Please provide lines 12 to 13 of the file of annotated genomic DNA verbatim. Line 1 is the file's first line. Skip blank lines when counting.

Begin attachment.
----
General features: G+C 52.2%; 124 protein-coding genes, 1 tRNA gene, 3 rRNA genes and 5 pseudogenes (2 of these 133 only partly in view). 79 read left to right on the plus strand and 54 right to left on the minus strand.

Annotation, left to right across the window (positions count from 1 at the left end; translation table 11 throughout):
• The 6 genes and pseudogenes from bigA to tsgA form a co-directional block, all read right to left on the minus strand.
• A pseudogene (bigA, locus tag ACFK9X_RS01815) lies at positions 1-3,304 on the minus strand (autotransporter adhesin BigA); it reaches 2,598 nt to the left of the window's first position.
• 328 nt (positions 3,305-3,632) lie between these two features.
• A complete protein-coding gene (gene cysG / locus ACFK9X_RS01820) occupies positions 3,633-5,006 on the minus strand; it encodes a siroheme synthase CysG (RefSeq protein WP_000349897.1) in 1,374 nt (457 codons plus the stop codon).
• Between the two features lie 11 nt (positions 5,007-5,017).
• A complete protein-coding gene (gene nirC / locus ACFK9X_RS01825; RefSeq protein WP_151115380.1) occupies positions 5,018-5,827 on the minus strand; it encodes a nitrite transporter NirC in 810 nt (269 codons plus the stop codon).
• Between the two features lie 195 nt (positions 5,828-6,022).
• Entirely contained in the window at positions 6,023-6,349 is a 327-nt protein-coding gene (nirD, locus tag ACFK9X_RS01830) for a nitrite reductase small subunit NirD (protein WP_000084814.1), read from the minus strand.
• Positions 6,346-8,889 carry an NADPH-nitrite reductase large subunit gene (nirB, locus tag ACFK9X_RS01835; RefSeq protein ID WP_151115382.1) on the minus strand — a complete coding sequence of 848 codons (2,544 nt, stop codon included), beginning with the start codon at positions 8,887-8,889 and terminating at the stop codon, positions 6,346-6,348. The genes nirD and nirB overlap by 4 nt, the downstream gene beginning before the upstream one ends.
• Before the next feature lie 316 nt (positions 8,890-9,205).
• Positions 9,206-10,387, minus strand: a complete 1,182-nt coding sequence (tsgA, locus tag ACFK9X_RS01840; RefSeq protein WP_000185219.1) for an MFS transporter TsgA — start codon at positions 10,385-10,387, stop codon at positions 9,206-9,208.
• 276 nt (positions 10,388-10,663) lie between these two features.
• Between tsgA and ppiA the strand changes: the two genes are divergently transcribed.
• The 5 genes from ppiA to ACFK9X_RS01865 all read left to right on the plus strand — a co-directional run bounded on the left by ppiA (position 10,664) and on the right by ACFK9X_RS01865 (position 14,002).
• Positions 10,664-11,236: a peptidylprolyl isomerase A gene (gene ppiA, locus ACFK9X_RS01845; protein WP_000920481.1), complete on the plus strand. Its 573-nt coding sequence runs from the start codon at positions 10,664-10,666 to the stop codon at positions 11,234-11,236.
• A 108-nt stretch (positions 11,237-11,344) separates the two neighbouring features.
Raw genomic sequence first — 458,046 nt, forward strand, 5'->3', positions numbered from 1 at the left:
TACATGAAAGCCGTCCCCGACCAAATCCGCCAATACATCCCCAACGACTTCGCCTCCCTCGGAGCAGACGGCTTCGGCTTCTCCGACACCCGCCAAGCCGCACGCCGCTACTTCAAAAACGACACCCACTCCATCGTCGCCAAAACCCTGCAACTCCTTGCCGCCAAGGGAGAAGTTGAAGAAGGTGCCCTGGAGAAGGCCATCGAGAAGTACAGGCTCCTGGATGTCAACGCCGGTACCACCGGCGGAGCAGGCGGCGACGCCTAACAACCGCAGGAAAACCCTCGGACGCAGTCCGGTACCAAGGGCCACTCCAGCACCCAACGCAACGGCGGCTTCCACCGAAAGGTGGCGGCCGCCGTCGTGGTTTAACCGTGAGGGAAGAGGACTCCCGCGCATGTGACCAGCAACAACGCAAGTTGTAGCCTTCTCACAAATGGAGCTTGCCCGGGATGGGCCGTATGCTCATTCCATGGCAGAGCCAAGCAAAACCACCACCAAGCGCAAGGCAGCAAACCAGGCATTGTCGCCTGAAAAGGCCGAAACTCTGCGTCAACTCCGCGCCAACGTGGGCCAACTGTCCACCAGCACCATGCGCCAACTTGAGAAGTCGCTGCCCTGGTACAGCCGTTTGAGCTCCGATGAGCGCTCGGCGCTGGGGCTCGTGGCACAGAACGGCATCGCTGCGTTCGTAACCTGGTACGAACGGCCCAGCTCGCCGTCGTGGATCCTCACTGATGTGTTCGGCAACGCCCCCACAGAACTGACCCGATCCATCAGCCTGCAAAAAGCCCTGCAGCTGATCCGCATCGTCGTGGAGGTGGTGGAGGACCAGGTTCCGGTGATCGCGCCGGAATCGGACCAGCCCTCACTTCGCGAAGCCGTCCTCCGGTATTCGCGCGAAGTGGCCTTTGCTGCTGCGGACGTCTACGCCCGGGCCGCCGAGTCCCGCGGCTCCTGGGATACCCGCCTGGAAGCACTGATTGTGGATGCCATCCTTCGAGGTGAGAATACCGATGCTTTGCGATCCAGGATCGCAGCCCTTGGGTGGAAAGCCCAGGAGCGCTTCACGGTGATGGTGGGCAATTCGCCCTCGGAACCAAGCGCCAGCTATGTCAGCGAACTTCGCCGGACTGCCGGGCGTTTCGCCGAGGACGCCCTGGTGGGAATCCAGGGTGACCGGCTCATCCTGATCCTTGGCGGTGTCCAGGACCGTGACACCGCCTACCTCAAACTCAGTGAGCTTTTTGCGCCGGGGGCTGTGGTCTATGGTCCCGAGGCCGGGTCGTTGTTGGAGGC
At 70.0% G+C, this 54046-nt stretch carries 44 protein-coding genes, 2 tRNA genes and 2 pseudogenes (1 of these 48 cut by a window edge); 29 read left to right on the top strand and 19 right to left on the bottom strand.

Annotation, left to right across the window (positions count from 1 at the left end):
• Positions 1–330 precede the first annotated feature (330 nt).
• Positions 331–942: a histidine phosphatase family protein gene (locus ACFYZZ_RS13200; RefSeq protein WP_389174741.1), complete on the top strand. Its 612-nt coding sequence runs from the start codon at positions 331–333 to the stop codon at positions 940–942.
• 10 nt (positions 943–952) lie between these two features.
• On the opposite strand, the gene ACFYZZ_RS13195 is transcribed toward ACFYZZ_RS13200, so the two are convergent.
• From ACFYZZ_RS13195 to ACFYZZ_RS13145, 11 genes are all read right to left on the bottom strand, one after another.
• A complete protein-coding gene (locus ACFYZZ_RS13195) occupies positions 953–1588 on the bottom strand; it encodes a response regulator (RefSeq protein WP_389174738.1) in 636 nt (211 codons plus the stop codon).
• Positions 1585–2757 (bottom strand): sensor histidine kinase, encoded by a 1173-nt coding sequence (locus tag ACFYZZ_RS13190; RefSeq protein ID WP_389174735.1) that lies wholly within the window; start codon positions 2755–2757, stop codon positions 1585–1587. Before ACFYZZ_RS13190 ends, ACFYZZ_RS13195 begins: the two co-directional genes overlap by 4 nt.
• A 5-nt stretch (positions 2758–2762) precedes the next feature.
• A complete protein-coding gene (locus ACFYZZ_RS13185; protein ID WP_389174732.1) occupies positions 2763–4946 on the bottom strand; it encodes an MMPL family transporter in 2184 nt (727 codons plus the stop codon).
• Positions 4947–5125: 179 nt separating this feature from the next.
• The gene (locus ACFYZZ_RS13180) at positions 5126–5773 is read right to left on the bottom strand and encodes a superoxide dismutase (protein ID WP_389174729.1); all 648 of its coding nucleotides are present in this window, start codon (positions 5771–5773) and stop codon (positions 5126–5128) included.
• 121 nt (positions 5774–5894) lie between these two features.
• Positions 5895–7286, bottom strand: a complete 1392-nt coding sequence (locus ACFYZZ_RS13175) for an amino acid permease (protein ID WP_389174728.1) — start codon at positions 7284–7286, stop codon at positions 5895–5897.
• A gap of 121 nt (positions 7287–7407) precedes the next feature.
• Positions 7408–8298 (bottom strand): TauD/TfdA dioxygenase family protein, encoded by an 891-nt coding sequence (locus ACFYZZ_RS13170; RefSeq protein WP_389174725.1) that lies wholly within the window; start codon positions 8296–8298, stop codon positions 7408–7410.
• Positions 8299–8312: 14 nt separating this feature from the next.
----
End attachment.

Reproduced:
• Before the next feature lie 316 nt (positions 8,890-9,205).
• Positions 9,206-10,387, minus strand: a complete 1,182-nt coding sequence (tsgA, locus tag ACFK9X_RS01840; RefSeq protein WP_000185219.1) for an MFS transporter TsgA — start codon at positions 10,385-10,387, stop codon at positions 9,206-9,208.